Photon OS: Container virtualisation by VMware

Photon OS is a minimalist container host from the US company VMware. Although the operating system is optimised for the company’s platforms, it basically also works in other environments. The distribution is lean and secure but is mainly aimed at experienced users.

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What is Photon OS?

Photon OS is a Linux server distribution developed and published by VMware. The main use of the operating system is container deployment. While Photon OS is optimised for VMware platforms, it also runs in several other environments. The system was first introduced back in 2015, and since then VMware has developed versions that have been improved upon, especially in terms of security and management. The minimalistic Linux distribution itself is lean and comes with Docker preinstalled. In addition to ARM64 and x64, Raspberry Pi is also supported. Photon OS is open source and uses the Apache License 2.0.

Who is Photon OS suitable for?

Photon OS is designed for the use of containers and is used by all VMware environments. The operating system is very lean and minimalistic, but also meets high demands in terms of speed, security, and functionality. This makes it the ideal Linux distribution for experienced users working in the areas of microservices, containers, and virtualisation. In data centres in particular, Photon OS provides excellent services.

What are the system requirements of this distribution?

Images of Photon OS are currently available for VMware vSphere, VMware Workstation Pro, VMware Fusion, Microsoft Azure, Google Compute Engine, and Amazon Elastic Compute Cloud and in two versions. The minimum version only requires 512 MB of memory. A minimum of 2 GB of RAM is recommended for this. For the full version, 8 GB of memory is estimated for Fusion and Workstation. vSphere requires twice that.

What does Photon OS have to offer?

Photon OS is equipped with the Docker daemon and contains a lifecycle management system called tdnf, which is YUM-compatible and package-based. In addition, there is a kernel that is optimised by VMware according to the guidelines of the Kernel Self Protection Project (KSPP). Since the Photon OS 4.0 version, there is support for OpenSSL 3.0, the pmd-nextgen management tool for working with clouds and mobile applications, as well as the most important packages for Linux Kernel, Glibc, Systemd, Python3, Openjdk, and Cloud-init. All common container formats can be processed with Photon OS. Container-based applications can be migrated with the system from development to production.

What are the pros and cons of this operating system?

Photon OS is specialised, and accordingly it is only really intended for particular purposes. For this reason, it is worth taking a closer look at the pros and cons to check if the operating system is the right one for you.

Pros

  • Size: VMware puts the focus on the minimalistic approach of Photon OS. That is understandable. The operating system is very lean and therefore works on many different machines.
  • Security: Despite the manageable size, the topic of security is capitalised on in Photon OS. The security-hardened kernel is very well protected because the recommendations of the Kernel Self Protection Project (KSPP) are used for the system. VMware regularly provides security updates for the common container packages.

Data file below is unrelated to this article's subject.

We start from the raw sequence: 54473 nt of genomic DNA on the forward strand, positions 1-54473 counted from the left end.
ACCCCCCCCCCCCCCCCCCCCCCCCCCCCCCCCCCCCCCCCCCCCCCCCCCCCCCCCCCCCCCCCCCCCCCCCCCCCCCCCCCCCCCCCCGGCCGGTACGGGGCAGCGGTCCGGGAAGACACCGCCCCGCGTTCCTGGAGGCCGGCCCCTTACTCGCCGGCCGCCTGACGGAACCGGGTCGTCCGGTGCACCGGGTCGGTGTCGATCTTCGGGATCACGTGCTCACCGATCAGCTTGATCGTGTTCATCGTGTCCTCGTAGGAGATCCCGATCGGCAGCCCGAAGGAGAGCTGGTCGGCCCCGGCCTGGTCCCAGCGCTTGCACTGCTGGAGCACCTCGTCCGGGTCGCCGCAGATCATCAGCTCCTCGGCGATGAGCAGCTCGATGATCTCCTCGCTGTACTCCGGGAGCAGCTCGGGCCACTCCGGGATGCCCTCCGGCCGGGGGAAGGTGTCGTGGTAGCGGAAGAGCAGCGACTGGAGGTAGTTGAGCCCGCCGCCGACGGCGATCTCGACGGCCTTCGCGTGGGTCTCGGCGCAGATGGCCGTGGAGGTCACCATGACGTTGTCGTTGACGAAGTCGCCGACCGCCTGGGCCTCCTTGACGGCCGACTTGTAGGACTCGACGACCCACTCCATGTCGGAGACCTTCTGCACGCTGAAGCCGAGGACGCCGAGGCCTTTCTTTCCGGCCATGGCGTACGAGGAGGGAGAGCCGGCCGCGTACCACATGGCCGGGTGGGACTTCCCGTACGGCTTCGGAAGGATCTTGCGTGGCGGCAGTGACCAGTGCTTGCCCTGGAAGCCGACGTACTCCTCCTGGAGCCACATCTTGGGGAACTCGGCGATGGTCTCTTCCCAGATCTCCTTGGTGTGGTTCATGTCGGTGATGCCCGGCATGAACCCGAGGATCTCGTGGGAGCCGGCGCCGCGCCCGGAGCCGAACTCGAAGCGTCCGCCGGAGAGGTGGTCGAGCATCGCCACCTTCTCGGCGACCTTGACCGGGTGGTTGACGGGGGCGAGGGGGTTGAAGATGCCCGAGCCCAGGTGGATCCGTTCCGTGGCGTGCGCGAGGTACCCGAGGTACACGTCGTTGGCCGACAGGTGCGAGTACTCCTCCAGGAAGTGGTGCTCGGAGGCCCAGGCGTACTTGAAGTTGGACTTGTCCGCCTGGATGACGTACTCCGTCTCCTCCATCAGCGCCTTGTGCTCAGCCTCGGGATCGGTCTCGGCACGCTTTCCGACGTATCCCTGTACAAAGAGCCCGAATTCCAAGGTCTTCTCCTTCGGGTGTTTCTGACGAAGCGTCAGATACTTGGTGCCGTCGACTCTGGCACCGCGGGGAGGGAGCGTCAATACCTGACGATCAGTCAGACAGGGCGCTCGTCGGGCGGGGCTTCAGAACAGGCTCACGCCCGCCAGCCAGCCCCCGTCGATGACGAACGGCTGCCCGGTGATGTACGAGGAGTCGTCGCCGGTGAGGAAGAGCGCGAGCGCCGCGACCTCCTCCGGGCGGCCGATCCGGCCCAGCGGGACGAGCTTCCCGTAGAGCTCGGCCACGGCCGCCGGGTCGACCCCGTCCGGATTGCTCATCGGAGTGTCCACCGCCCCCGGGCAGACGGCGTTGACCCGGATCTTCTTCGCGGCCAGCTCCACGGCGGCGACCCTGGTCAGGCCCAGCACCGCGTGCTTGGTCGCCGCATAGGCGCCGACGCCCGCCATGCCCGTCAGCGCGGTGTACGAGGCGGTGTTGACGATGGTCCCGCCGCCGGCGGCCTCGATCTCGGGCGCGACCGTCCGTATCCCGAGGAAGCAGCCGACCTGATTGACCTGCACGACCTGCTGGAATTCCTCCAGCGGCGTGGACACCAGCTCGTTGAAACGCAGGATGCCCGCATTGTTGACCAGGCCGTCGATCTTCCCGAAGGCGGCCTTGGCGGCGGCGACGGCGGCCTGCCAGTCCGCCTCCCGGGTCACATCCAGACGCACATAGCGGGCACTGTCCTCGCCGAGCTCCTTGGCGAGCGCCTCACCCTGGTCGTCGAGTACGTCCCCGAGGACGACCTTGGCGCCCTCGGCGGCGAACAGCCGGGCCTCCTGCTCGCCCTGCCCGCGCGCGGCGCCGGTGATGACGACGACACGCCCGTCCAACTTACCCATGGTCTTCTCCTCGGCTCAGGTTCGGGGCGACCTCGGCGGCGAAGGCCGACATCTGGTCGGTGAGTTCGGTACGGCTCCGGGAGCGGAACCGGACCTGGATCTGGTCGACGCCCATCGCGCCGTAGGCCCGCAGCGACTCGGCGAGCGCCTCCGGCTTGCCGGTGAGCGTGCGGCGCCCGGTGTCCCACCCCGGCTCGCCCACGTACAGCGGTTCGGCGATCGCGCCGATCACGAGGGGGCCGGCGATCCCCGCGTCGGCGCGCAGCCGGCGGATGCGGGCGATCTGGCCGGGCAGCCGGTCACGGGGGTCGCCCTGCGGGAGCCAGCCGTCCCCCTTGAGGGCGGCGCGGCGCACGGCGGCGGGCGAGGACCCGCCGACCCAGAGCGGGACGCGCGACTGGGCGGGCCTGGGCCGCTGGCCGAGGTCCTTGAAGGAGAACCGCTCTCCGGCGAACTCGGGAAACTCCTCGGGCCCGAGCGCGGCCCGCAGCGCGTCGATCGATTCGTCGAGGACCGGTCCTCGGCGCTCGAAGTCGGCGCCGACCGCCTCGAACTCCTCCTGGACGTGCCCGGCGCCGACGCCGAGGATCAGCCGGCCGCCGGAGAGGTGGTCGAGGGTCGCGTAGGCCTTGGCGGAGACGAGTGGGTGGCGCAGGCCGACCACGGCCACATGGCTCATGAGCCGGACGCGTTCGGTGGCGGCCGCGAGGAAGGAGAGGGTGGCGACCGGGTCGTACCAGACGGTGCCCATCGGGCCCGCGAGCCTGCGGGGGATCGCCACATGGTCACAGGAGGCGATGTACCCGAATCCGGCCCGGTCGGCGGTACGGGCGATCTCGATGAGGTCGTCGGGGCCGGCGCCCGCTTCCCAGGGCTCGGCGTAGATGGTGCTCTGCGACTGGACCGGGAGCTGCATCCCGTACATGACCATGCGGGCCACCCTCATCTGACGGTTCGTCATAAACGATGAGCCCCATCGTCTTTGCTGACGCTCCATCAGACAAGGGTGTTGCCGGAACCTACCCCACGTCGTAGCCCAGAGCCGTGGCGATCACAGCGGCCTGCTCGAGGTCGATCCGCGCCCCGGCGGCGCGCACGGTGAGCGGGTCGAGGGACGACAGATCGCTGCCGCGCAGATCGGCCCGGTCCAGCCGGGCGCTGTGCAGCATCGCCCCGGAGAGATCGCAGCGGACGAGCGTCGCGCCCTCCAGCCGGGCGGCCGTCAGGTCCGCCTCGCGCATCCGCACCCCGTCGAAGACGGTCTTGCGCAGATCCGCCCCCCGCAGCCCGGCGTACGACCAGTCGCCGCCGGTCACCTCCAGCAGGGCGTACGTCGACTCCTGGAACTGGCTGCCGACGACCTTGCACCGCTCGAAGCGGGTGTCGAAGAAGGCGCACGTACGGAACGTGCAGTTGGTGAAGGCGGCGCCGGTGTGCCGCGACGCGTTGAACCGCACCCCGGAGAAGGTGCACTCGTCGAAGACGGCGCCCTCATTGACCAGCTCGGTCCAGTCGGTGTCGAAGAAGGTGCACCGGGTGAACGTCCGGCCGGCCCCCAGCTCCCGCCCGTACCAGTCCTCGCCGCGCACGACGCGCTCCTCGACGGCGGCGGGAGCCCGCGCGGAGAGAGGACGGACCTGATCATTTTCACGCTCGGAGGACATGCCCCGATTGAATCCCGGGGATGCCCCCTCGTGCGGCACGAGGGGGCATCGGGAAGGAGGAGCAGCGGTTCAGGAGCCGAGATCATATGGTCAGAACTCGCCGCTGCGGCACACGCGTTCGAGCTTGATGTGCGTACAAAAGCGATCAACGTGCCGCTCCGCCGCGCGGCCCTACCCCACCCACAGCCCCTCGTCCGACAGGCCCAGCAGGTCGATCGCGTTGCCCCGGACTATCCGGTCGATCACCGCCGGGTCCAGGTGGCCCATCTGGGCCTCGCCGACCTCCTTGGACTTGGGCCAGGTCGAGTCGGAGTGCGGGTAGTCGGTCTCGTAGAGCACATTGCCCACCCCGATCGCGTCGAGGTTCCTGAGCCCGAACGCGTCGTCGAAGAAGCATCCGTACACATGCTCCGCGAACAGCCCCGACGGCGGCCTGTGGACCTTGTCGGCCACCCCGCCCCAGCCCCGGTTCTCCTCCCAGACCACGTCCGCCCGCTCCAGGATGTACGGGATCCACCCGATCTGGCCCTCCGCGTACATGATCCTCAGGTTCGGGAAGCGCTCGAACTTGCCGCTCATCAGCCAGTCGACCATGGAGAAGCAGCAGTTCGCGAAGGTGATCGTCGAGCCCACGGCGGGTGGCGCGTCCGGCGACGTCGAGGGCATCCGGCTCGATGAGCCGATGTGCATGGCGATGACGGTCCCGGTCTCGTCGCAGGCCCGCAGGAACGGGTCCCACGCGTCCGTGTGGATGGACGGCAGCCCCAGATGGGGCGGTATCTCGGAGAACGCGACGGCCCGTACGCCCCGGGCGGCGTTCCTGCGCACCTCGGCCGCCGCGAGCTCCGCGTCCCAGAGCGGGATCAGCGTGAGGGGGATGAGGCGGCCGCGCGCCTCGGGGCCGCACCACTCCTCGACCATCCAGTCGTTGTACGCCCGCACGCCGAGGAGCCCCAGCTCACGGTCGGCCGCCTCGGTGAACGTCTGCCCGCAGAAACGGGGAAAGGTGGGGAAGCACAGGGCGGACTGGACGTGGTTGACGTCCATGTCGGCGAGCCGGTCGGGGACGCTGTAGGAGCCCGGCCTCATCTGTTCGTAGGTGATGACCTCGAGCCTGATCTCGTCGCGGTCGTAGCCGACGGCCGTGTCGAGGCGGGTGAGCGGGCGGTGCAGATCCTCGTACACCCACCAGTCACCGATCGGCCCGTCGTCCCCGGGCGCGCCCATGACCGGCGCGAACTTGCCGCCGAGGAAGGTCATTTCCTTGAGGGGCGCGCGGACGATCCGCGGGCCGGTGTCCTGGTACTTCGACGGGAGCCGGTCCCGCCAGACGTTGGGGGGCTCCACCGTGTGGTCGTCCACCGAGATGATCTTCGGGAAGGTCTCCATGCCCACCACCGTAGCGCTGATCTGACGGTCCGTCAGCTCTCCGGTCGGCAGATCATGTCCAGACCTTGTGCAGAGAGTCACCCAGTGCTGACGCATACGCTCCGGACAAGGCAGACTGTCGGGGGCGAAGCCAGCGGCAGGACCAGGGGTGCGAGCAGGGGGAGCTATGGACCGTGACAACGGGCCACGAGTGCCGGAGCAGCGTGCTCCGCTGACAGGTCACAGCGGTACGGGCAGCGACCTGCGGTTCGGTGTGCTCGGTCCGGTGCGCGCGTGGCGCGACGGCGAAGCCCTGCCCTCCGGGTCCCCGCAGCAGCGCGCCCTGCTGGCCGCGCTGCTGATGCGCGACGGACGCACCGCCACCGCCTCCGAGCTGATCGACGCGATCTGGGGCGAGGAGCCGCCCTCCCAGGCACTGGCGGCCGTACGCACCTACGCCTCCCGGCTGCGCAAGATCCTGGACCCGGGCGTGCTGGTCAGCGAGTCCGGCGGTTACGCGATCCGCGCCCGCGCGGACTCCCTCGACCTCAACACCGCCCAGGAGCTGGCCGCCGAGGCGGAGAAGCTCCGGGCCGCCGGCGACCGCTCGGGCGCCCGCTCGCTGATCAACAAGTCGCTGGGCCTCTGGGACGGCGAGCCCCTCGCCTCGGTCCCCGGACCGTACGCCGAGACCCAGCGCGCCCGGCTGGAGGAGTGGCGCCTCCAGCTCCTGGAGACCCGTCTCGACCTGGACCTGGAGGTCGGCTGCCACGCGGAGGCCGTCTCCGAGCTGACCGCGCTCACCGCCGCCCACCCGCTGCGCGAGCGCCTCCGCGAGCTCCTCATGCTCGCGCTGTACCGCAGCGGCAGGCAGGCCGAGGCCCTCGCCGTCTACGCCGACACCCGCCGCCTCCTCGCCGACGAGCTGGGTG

• Management: The management of Photon OS has been further adapted and optimised over the course of the different versions. Especially the Photon Management Daemon facilitates the management of network interfaces, packages, firewalls, and users. Through native Kubernetes binaries, Kubernetes containers can be created with Photon OS.
  • Open Source: Due to the open-source approach, all users have access to the source code and can freely work on and with Photon OS. The code base is open to every user.
  • Container: Even though Photon OS is closely linked to VMware and released by the company, all common containers can be used with the operating system.

Cons

  • No versatility: Photon OS performs well in container virtualisation but is not suitable for many uses beyond that. Those looking for a versatile Linux distribution will find better options.
  • Reliance on VMware: Even if Photon OS can basically run in other environments as well, many users criticise the close ties or even dependence on VMware. The operating system is clearly optimised for the different VMware platforms.
  • User friendliness: Photon OS is primarily aimed at experienced users who are already well versed in Linux and container virtualisation. The operating system, which only provides a command line interface, is unsuitable for beginners.
  • Small Community: Compared to other distributions, Photon OS only has a very small community. Users are often on their own when it comes to questions and problems.

Alternatives to Photon OS

While Photon OS only runs in virtual environments, there are lots of alternative Linux distributions for other purposes. These include the two well-known operating systems Ubuntu and Debian, or the derivative Linux Mint. For extensive security checks and ethical hacking Kali Linux has proven itself. If you are comfortable using Linux commands, you will get a minimalistic and therefore extremely flexible operating system with Arch Linux. For users who have got used to CentOS, AlmaLinux and Rocky Linux may be welcome successors.